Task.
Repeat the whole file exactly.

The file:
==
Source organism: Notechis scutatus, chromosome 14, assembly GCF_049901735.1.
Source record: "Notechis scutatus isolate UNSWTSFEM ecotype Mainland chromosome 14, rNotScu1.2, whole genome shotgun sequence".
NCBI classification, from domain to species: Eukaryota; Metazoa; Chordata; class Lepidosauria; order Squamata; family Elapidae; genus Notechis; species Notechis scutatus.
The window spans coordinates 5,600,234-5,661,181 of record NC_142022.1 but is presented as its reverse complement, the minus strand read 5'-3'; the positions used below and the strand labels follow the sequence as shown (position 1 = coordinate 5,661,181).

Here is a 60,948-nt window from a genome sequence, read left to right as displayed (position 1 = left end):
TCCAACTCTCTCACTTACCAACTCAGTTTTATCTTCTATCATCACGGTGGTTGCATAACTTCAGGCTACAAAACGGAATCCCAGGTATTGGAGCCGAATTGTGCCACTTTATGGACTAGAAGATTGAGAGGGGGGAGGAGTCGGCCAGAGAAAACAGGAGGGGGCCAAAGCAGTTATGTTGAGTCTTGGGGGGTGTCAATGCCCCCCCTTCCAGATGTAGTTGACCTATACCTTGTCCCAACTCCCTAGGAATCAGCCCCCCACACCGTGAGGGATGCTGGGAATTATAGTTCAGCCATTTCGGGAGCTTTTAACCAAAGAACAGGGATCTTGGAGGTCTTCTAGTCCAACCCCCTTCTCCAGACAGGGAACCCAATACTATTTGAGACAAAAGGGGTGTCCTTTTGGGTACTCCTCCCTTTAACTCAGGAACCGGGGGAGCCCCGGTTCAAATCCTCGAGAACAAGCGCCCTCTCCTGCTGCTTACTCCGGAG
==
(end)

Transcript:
Source organism: Notechis scutatus, chromosome 14, assembly GCF_049901735.1.
Source record: "Notechis scutatus isolate UNSWTSFEM ecotype Mainland chromosome 14, rNotScu1.2, whole genome shotgun sequence".
NCBI classification, from domain to species: Eukaryota; Metazoa; Chordata; class Lepidosauria; order Squamata; family Elapidae; genus Notechis; species Notechis scutatus.
The window spans coordinates 5,600,234-5,661,181 of record NC_142022.1 but is presented as its reverse complement, the minus strand read 5'-3'; the positions used below and the strand labels follow the sequence as shown (position 1 = coordinate 5,661,181).

Here is a 60,948-nt window from a genome sequence, read left to right as displayed (position 1 = left end):
TCCAACTCTCTCACTTACCAACTCAGTTTTATCTTCTATCATCACGGTGGTTGCATAACTTCAGGCTACAAAACGGAATCCCAGGTATTGGAGCCGAATTGTGCCACTTTATGGACTAGAAGATTGAGAGGGGGGAGGAGTCGGCCAGAGAAAACAGGAGGGGGCCAAAGCAGTTATGTTGAGTCTTGGGGGGTGTCAATGCCCCCCCTTCCAGATGTAGTTGACCTATACCTTGTCCCAACTCCCTAGGAATCAGCCCCCCACACCGTGAGGGATGCTGGGAATTATAGTTCAGCCATTTCGGGAGCTTTTAACCAAAGAACAGGGATCTTGGAGGTCTTCTAGTCCAACCCCCTTCTCCAGACAGGGAACCCAATACTATTTGAGACAAAAGGGGTGTCCTTTTGGGTACTCCTCCCTTTAACTCAGGAACCGGGGGAGCCCCGGTTCAAATCCTCGAGAACAAGCGCCCTCTCCTGCTGCTTACTCCGGAG